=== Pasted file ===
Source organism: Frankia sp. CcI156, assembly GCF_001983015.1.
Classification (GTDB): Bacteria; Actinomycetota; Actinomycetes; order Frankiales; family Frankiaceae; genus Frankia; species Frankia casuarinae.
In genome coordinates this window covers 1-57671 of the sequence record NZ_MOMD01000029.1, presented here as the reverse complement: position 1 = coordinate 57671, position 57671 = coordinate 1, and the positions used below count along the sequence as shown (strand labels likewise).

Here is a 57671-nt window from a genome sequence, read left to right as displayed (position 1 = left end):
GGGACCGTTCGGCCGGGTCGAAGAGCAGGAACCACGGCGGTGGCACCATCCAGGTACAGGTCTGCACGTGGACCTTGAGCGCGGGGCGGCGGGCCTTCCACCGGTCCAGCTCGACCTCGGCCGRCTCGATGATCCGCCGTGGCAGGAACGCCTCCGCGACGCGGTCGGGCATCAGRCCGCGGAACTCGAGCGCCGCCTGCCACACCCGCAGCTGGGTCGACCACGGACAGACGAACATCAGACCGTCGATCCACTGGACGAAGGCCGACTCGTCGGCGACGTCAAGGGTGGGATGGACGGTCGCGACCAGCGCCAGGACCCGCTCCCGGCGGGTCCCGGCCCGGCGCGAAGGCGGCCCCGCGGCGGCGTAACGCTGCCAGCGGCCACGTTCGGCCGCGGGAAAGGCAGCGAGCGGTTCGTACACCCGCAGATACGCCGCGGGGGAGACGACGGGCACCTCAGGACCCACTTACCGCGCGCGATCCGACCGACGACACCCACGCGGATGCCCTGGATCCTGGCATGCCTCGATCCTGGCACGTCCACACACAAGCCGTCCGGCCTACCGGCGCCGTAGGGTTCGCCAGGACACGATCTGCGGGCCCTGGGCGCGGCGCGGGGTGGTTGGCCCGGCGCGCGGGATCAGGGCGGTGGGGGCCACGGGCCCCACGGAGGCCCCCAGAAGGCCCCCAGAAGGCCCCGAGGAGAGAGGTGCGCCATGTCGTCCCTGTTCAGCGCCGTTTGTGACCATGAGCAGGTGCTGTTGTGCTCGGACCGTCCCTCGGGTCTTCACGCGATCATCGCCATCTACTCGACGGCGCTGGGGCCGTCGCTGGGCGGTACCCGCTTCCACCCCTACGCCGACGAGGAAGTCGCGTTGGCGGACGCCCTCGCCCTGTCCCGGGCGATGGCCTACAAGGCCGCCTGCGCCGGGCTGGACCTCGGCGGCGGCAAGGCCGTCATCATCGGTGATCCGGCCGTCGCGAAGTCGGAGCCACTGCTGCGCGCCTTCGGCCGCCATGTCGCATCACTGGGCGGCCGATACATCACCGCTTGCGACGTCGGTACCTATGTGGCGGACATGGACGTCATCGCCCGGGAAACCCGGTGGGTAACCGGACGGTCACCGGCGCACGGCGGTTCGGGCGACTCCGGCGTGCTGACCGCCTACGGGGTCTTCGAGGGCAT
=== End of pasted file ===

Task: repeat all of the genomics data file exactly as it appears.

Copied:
Source organism: Frankia sp. CcI156, assembly GCF_001983015.1.
Classification (GTDB): Bacteria; Actinomycetota; Actinomycetes; order Frankiales; family Frankiaceae; genus Frankia; species Frankia casuarinae.
In genome coordinates this window covers 1-57671 of the sequence record NZ_MOMD01000029.1, presented here as the reverse complement: position 1 = coordinate 57671, position 57671 = coordinate 1, and the positions used below count along the sequence as shown (strand labels likewise).

Here is a 57671-nt window from a genome sequence, read left to right as displayed (position 1 = left end):
GGGACCGTTCGGCCGGGTCGAAGAGCAGGAACCACGGCGGTGGCACCATCCAGGTACAGGTCTGCACGTGGACCTTGAGCGCGGGGCGGCGGGCCTTCCACCGGTCCAGCTCGACCTCGGCCGRCTCGATGATCCGCCGTGGCAGGAACGCCTCCGCGACGCGGTCGGGCATCAGRCCGCGGAACTCGAGCGCCGCCTGCCACACCCGCAGCTGGGTCGACCACGGACAGACGAACATCAGACCGTCGATCCACTGGACGAAGGCCGACTCGTCGGCGACGTCAAGGGTGGGATGGACGGTCGCGACCAGCGCCAGGACCCGCTCCCGGCGGGTCCCGGCCCGGCGCGAAGGCGGCCCCGCGGCGGCGTAACGCTGCCAGCGGCCACGTTCGGCCGCGGGAAAGGCAGCGAGCGGTTCGTACACCCGCAGATACGCCGCGGGGGAGACGACGGGCACCTCAGGACCCACTTACCGCGCGCGATCCGACCGACGACACCCACGCGGATGCCCTGGATCCTGGCATGCCTCGATCCTGGCACGTCCACACACAAGCCGTCCGGCCTACCGGCGCCGTAGGGTTCGCCAGGACACGATCTGCGGGCCCTGGGCGCGGCGCGGGGTGGTTGGCCCGGCGCGCGGGATCAGGGCGGTGGGGGCCACGGGCCCCACGGAGGCCCCCAGAAGGCCCCCAGAAGGCCCCGAGGAGAGAGGTGCGCCATGTCGTCCCTGTTCAGCGCCGTTTGTGACCATGAGCAGGTGCTGTTGTGCTCGGACCGTCCCTCGGGTCTTCACGCGATCATCGCCATCTACTCGACGGCGCTGGGGCCGTCGCTGGGCGGTACCCGCTTCCACCCCTACGCCGACGAGGAAGTCGCGTTGGCGGACGCCCTCGCCCTGTCCCGGGCGATGGCCTACAAGGCCGCCTGCGCCGGGCTGGACCTCGGCGGCGGCAAGGCCGTCATCATCGGTGATCCGGCCGTCGCGAAGTCGGAGCCACTGCTGCGCGCCTTCGGCCGCCATGTCGCATCACTGGGCGGCCGATACATCACCGCTTGCGACGTCGGTACCTATGTGGCGGACATGGACGTCATCGCCCGGGAAACCCGGTGGGTAACCGGACGGTCACCGGCGCACGGCGGTTCGGGCGACTCCGGCGTGCTGACCGCCTACGGGGTCTTCGAGGGCAT